Governmental agencies face a wide spectrum of challenges in creating mHealth apps, ranging from a changing development culture to potential litigious issues, revealed a new report published in the Journal of Medical Internet Research.
"Beyond the cultural paradigm shift to design interactive apps and to open health-related data to the public, the managerial challenges include accessibility, interoperability, security, privacy, and legal concerns using interactive apps tracking citizen," stated the report, "The Long Way From Government Open Data to Mobile Health Apps: Overcoming Institutional Barriers in the US Federal Government."
The research effort focused on understanding institutional and managerial barriers to mHealth apps and how agencies are carving pathways to meet policy mandates from the White House Digital Government Strategy. The research team interviewed 35 agency managers on vetting and implementing of apps via the open innovation Challenge.gov platform. It was led by Ines Mergel, at the Maxwell School of Citizenship and Public Affairs, Department of Public Administration and International Affairs, Syracuse University,
Agencies are undertaking three app development paths: Building either in-house or contracting out to Web design vendors; adopting at least two customer-facing mobile apps, or using a policy instrument called "Prizes and Challenges," which encourages civic hackers to design health-related mobile apps using open government data from HealthData.gov.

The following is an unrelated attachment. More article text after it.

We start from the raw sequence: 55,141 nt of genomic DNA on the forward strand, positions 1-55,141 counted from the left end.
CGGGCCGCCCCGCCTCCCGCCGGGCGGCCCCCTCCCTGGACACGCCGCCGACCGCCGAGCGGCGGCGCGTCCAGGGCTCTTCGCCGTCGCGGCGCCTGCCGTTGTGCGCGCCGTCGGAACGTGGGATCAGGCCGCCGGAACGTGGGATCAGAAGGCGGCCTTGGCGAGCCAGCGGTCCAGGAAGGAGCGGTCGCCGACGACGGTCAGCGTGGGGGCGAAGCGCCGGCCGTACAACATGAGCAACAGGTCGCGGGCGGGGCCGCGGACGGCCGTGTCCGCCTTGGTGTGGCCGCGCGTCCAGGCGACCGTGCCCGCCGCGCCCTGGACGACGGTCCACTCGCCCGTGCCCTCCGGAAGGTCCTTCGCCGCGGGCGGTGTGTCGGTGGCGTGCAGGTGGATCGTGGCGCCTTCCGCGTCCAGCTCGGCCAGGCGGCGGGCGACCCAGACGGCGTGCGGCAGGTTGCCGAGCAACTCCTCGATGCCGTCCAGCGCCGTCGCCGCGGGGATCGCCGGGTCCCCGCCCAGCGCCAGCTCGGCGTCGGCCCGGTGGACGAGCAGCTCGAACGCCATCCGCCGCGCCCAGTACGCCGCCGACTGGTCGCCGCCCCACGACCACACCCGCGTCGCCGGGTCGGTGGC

The study noted that agencies are typically not tasked with inventing apps, as they lack the design skills and need to rethink their approach of informing and educating the public given new technological platforms. One interesting research data point, noted the study, is that agencies aren't grappling with app restrictions tied to the Health Insurance Portability and Accountability Act.
"Instead, they simply avoided the collection of patient data, and handled mobile app development in a conservative manner," states the report.
Data sharing, data protection and data security are big hurdles facing every entity in the mHealth arena. As FierceMobileHealthcare previously reported, user privacy and a confusing patchwork of regulations stall the use of mHealth for humanitarian use, according to research from The Center for Technology Innovation at Brookings. Apple spent a great deal of time this year talking with government officials regarding its HealthKit platform, while lawmakers called on federal regulatory leaders to initiate new data privacy and protection in mHealth app building.
For more information:
- read the research report at the Journal of Medical Internet Research
FTC chief urges bigger focus on mHealth data collection
FTC: Health, fitness apps share user info with vendors
Debate on mobile app regulatory oversight heats up
Lawmakers want update on FDA mobile medical app regulation efforts